Although chemical and biological warfare has been internationally condemned since the 1600s, scientific research has continued to uncover chemicals which can have a devastating effect on the nervous system. Indeed, at the end of last year there were reports of an alleged government attack on civilians using an unidentified nerve gas in the city of Homs in Syria. It is thought that Assad’s regime have been developing and stockpiling chemical weapons. If this is true, the situation shows disturbing similarity to Saddam Hussein’s use of the nerve gases against Iranian civilians during the Gulf War in the 1980s.
Interestingly, the discovery of nerve gases was made more or less by accident. The organophosphate (OP) family of nerve gases, including sarin and tabun, were being studied by German scientist Dr. Gerhard Schrader during the 1930s as possible insecticides. Whilst studying these chemicals Dr. Schrader accidentally spilled a drop of tabun onto the bench and, within minutes, was overwhelmed with dizziness and had difficulty breathing. It took him and his colleague three weeks to fully recover from this exposure.
OP nerve gases work by stopping the enzyme acetylcholinesterase (AChE) from breaking down the neurotransmitter acetylcholine (ACh). Normally, when ACh is released by nerve cells it is rapidly broken down by AChE, meaning that it can’t build up around target cells. However, when AChE stops working ACh collects around cells, overstimulating them. The effects are often seen as over-stimulation of muscle cells and glands which produce bodily fluids. After very high exposure to OP a victim will suffer a huge number of horrible symptoms, including, a runny nose, tight chest, blurred vision, shortness of breath, nausea, muscle spasms, drooling, crying, incontinence, vomiting and abdominal pain. In this case, death usually follows quickly, either due to choking or from suffocation caused by overstimulation of the diaphragm. Sarin was infamously used by the Japanese terrorist group Aum in an attack in a Tokyo subway station in 1995, which killed 13 and left thousands with temporary vision problems.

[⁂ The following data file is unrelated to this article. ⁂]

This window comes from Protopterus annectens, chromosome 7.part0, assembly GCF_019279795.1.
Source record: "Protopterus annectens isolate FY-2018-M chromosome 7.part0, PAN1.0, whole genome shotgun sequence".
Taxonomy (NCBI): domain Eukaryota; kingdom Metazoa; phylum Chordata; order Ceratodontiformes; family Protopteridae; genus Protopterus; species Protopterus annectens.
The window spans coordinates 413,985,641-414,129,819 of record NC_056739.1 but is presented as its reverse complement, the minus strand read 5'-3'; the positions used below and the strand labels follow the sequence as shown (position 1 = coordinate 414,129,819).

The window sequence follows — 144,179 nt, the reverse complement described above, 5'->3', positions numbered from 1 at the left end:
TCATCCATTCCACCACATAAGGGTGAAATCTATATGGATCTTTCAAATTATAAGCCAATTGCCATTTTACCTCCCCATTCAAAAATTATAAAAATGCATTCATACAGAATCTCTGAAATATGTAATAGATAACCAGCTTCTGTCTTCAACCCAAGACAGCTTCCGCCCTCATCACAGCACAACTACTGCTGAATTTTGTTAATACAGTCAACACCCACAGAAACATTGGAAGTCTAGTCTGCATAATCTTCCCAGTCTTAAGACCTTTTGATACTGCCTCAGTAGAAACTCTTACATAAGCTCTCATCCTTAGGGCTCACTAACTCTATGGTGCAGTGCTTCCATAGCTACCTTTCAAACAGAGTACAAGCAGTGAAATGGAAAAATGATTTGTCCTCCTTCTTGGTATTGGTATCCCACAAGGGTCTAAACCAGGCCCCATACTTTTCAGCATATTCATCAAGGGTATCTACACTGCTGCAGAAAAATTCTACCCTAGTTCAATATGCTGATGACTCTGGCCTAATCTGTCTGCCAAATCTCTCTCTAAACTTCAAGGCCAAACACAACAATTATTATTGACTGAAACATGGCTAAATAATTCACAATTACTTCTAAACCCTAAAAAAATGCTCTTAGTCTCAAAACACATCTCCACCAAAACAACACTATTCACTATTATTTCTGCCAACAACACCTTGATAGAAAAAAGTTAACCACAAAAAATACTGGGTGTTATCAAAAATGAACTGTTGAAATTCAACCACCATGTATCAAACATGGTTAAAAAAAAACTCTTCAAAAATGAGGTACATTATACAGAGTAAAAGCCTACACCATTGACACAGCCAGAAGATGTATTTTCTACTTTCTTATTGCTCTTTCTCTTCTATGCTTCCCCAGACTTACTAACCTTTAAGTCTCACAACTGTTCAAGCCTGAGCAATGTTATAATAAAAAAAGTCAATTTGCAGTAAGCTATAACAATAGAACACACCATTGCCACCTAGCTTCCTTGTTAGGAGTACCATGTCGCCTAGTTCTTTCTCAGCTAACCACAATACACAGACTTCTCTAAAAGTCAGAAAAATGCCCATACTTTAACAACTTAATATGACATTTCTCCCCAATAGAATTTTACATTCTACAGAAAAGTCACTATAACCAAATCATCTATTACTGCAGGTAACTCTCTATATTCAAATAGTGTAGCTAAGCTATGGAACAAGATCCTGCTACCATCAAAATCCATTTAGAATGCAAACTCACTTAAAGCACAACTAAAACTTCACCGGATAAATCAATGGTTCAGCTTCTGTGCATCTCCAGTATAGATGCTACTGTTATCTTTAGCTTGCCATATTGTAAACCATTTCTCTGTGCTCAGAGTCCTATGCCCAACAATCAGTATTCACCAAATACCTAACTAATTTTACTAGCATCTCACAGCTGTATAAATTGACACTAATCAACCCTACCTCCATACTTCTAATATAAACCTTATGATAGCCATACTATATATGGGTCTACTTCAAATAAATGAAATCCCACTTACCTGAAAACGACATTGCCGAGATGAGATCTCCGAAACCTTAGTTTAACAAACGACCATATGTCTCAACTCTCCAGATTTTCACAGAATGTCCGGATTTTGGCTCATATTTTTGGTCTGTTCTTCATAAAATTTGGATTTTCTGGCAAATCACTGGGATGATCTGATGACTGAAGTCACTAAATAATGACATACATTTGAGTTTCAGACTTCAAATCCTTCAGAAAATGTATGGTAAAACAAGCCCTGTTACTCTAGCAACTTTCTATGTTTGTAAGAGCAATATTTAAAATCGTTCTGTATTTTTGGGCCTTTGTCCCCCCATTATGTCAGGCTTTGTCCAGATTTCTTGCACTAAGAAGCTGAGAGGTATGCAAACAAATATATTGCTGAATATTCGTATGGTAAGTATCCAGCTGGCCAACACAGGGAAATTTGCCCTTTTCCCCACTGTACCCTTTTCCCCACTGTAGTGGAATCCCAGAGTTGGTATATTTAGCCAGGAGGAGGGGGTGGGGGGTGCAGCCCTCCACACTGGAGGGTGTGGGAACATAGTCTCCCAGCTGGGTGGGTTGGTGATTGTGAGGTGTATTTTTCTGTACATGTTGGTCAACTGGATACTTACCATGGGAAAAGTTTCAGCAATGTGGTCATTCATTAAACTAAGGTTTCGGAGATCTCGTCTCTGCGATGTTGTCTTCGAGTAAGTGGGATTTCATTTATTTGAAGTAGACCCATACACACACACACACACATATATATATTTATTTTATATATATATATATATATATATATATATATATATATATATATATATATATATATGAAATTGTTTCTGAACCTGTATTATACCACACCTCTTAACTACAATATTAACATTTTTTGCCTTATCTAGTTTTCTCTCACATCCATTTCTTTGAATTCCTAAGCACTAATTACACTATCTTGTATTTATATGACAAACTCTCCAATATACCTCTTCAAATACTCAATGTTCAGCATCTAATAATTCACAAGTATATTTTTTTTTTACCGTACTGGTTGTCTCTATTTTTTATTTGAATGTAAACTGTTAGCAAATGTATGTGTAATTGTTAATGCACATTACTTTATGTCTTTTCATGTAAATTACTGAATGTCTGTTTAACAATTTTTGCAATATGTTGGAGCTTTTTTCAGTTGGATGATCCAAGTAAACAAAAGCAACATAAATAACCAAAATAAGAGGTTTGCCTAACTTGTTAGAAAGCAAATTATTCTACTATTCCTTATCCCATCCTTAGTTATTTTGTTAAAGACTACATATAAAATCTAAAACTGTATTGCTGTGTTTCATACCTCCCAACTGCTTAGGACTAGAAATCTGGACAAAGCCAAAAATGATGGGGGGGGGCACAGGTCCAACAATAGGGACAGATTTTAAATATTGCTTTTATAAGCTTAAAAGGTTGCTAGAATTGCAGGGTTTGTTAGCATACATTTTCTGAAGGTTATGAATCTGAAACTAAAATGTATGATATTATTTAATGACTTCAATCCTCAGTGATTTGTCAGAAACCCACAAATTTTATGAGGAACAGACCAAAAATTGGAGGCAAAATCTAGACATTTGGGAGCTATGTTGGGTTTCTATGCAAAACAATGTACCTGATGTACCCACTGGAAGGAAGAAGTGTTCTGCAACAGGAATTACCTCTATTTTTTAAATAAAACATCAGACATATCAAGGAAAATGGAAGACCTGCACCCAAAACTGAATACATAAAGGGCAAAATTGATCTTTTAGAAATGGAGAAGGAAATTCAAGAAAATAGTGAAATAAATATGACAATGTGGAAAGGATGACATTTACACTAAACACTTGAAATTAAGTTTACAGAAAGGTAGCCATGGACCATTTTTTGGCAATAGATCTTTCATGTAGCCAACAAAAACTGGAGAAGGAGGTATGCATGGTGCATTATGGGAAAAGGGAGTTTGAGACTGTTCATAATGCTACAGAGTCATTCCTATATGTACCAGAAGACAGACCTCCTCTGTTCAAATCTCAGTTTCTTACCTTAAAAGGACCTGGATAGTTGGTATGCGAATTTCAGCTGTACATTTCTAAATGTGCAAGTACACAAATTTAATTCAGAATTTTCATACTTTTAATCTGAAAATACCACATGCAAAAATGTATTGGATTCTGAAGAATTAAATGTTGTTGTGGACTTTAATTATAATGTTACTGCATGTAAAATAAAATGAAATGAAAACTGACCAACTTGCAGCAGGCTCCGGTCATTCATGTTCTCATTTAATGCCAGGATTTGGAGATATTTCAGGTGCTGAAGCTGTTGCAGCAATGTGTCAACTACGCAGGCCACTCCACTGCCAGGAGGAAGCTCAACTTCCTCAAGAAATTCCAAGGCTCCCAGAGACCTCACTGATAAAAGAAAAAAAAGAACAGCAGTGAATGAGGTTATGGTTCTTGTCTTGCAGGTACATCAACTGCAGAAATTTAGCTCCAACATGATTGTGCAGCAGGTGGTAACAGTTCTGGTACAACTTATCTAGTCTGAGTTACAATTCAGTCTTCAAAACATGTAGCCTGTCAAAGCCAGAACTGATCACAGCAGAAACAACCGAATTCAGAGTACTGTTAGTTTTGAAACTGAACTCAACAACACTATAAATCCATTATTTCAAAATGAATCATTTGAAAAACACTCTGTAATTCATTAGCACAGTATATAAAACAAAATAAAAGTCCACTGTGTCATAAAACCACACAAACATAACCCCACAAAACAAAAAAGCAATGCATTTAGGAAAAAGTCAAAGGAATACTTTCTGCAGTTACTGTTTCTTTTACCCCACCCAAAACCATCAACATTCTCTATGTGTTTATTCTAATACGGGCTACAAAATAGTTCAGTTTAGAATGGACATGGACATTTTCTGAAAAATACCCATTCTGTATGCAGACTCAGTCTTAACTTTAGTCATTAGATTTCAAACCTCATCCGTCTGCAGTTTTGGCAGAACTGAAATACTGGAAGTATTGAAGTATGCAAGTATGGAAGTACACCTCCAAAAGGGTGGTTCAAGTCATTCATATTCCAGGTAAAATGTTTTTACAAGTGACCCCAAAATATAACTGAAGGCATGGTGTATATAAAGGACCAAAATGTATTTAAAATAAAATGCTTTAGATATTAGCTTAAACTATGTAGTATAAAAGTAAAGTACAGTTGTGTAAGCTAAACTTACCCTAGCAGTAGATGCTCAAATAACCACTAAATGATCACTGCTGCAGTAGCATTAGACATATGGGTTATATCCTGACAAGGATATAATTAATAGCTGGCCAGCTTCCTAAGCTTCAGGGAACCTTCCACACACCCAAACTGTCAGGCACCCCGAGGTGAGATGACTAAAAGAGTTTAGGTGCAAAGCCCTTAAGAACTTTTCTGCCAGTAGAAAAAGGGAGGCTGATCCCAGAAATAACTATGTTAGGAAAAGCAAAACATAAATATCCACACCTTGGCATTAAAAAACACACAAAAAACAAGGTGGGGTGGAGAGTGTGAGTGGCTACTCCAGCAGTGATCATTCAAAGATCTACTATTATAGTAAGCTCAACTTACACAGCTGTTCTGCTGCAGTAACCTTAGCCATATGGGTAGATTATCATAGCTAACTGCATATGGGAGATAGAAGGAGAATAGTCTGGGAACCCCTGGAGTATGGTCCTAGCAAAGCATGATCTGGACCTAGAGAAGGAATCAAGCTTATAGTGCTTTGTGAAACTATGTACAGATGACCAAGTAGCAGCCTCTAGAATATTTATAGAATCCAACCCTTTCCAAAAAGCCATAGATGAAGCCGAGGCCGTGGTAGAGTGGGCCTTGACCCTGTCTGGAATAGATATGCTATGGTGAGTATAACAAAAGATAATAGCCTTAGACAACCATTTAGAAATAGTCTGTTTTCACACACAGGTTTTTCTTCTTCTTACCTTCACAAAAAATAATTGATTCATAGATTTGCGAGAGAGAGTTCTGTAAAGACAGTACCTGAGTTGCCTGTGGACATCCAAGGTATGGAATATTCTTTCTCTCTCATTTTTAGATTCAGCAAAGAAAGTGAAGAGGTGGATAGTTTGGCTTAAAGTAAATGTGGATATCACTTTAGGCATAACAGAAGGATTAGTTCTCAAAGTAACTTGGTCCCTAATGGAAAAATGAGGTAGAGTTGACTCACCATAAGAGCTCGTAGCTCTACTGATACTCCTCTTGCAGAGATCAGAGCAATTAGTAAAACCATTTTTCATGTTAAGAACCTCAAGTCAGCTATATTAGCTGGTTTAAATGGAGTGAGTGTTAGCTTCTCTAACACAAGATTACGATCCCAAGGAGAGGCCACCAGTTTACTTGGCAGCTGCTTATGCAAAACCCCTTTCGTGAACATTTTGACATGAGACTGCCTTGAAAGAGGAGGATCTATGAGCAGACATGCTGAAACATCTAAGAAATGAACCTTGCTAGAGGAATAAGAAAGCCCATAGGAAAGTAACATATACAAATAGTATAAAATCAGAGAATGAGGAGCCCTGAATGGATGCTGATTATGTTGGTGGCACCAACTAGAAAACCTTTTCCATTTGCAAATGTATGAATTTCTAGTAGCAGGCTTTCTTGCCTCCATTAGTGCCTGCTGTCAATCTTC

Another family of chemicals that affect the nervous system are anti-cholinergics. Anticholinergics stop ACh from activating receptors on target cell (muscles and glands). As a result, these chemicals have almost entirely the opposite effect to OP nerve gases. The symptoms include a dry mouth, muscle weakness, blurred vision, as well as hallucinations and some pretty strange delirious behaviour. Anticholinergics could have a potential (though still illegal) use as a ‘non-lethal’ weapon to incapacitate people – since people can’t really fight back if they’re delirious. Saddam Hussein was accused of stockpiling the anticholinergic Agent 15 to use in the Persian Gulf War against Kurds and Iranians. Another similar chemical known as BZ was weaponised by the U.S. military during the Cold War. Thankfully, stocks were uncovered and destroyed before it was deployed. BZ was also discovered by accident by a scientist innocently working on digestive disorders.
Despite some of these examples, where dangerous biological weaponry has emerged from otherwise benign research; there would be no sense in avoiding all scientific research in the fear that someone might accidentally stumble across the next weapon of mass destruction. Scientists certainly have a duty to be aware of the potential uses for their work, especially since research is (or should be) freely accessible online. However, ceasing research into potentially hazardous chemicals altogether would inhibit some pretty important discoveries; especially since many chemicals which are beneficial in small doses, could have a lethal ‘dual-use’. Indeed, drugs which inhibit AChE are not just potential biological weapons, they are also currently the most widely used treatment for Alzheimer’s disease.
Perhaps, since the discovery of the occasional nasty seems unavoidable if important biological research is to continue, the best course of action would be to fund counter research into possible treatments.
At the University of Sheffield, Prof. Mike Blackburn and his collaborators have recently developed a ‘bioscavenger’ to mop up OP chemicals, preventing them from attaching to AChE. This kind of treatment will hopefully help save lives in the event of nerve agent attacks. Last year, Dr. Moshe Goldsmith at the Weizmann Institute in Israel mutated a human liver enzyme so that it could break down OP nerve gas molecules. While this research holds obvious benefits to humanity, the implications of this work also raises an ethical dilemma. If the gene code for this newly-evolved enzyme could be put into soliders, we could be faced with a scenario where armies can be genetically manipulated to become immune to chemical or biological weapons. Unfortunately, this hypothetically amazing feat of science could result in an biological arms race…a situation it’s hard to envisage anyone winning.
The Arts and Humanities Research Council has a Neuroscience Ethics Network that bring together researchers from all over the UK. Some of this article has been based on prospective lectures initiated by the Network, intended for undergraduate Neuroscience students. If you’d like to read more about the Network, please click here: http://www.lab.ls.manchester.ac.uk/neuroethicseducation/
Post by Natasha Bray